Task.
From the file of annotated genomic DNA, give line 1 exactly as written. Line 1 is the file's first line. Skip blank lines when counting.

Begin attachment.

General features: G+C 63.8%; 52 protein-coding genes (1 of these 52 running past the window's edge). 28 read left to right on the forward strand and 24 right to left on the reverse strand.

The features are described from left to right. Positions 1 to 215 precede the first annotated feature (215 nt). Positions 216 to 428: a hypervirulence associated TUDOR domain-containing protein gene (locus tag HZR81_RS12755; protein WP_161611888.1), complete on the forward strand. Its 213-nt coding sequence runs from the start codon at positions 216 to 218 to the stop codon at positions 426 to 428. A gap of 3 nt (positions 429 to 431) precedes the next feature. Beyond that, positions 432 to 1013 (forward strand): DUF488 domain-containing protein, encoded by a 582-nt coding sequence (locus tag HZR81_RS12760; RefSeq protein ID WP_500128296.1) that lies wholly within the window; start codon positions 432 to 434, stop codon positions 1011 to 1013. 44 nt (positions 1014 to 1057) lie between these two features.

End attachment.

General features: G+C 63.8%; 52 protein-coding genes (1 of these 52 running past the window's edge). 28 read left to right on the forward strand and 24 right to left on the reverse strand.